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From Barnes & NobleThe Barnes & Noble Review
Bill Bryson is a man caught between two countries. After living in England for 20 years, Bill Bryson returned to America and found himself in a foreign land of microwave pancakes and garbage disposals. Bryson, author of the bestselling A Walk in the Woods, began writing a weekly newspaper column about life in America for a British publication, Night & Day. This column evolved into I'm a Stranger Here Myself, a hilarious portrait of America in all its bizarre glory.
Bryson's sketches of the quirks, hassles, and joys of American life are witty and vivid, and contain a delicious irony in that the American author is writing a travel narrative about the strangeness of life in America. ATMs, pay phones, and automated gas pumps are all sources of confusion and potential embarrassment for Bryson -- and, for readers, gales of laughter. His piece on junk food is one of the best, complete with a frenzied Bryson grabbing packages left and right from grocery store shelves. In his litany to junk food, Bryson fantasizes about sugary breakfast cereals, spray can cheese, breakfast pizza, and all of the unhealthy things his English wife never brings home. He later changes his tune when his wife forces him to actually eat all of the junk he bought.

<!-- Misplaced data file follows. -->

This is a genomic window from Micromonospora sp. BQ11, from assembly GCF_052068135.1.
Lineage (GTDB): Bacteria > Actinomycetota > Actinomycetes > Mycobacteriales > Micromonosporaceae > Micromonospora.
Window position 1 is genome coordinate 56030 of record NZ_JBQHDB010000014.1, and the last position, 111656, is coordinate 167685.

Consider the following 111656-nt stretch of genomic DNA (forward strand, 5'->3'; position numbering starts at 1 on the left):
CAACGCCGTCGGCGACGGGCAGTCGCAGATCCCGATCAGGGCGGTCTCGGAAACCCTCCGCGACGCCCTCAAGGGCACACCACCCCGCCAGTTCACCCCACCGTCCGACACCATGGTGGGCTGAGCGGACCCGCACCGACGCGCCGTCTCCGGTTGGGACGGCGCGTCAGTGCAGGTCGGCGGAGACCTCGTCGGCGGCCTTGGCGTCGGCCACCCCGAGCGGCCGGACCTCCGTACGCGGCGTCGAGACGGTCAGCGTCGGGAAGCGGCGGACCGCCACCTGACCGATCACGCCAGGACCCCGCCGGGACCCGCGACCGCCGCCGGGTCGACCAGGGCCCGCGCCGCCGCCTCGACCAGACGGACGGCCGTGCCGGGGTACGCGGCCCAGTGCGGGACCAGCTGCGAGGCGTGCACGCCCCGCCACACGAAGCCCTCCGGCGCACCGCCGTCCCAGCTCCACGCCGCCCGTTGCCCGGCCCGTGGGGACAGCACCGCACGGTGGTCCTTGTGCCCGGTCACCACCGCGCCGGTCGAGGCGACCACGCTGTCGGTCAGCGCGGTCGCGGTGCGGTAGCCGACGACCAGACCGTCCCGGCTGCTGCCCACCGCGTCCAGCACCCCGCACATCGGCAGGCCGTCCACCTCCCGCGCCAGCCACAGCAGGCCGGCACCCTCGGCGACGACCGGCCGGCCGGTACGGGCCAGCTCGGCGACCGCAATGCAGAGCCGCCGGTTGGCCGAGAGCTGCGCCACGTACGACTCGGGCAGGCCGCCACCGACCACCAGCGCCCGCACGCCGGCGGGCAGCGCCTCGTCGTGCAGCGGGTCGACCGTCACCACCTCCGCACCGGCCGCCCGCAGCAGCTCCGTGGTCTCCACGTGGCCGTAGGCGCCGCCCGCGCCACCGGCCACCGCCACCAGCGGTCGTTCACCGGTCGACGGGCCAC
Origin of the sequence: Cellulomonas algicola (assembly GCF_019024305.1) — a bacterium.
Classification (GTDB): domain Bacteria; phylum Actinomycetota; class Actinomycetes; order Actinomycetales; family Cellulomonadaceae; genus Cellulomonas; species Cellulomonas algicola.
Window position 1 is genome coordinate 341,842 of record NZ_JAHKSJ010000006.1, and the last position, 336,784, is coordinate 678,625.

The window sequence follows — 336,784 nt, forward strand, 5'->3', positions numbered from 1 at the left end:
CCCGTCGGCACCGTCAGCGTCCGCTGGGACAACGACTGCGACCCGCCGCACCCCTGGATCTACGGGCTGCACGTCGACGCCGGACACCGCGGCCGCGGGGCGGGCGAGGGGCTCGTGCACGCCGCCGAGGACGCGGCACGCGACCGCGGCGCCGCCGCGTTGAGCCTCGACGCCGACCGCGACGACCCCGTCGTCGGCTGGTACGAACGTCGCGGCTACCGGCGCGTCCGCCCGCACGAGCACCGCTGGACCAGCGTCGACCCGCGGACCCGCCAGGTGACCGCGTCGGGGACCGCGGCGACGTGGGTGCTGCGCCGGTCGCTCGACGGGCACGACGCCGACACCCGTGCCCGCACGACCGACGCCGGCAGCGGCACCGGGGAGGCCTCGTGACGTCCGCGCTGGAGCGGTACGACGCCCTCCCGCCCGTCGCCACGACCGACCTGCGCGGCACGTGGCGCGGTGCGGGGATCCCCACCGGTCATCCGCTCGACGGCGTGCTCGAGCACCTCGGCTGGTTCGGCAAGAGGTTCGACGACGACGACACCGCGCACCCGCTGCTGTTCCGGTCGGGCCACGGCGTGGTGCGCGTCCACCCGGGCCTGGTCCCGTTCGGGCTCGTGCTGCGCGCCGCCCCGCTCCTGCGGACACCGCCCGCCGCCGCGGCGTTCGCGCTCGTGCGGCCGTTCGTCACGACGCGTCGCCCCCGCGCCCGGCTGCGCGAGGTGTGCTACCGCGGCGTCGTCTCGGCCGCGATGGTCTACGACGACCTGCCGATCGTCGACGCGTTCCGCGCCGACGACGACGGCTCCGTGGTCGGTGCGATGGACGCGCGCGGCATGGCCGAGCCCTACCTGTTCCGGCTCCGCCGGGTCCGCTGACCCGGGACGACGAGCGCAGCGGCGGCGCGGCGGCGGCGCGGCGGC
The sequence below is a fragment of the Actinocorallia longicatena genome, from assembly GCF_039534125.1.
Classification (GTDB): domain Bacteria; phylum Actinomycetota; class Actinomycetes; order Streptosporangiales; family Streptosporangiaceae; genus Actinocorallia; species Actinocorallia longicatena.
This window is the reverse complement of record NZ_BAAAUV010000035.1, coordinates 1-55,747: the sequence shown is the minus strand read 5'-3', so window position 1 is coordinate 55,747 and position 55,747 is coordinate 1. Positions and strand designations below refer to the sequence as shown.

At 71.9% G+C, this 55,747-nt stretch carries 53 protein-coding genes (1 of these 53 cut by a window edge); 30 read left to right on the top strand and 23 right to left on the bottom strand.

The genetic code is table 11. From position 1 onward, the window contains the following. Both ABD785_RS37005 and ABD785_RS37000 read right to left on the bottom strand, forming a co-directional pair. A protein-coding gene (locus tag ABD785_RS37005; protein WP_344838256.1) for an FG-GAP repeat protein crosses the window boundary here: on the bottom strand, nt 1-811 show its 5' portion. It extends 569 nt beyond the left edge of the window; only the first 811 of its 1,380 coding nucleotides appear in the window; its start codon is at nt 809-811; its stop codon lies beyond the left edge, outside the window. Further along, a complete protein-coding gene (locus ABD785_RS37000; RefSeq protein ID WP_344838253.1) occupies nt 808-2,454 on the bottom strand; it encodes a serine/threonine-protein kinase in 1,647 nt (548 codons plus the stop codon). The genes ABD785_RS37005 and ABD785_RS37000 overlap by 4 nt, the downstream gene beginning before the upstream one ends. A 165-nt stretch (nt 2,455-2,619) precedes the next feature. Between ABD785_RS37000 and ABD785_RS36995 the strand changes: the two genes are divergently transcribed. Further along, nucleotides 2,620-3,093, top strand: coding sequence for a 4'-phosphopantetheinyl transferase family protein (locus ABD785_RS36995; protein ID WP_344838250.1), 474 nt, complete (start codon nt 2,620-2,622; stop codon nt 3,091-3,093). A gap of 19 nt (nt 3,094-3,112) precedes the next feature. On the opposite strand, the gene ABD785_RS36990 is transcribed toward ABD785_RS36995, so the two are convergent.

As a travel writer, Bryson's eye is finely tuned to the small things that distinguish one place from another. In I'm a Stranger Here Myself, you get a glimpse of the essence of America through these small details. The friendliness of using first names, the absurdity of long PIN numbers, the mysteries of the hardware store -- for Bill Bryson, it means home.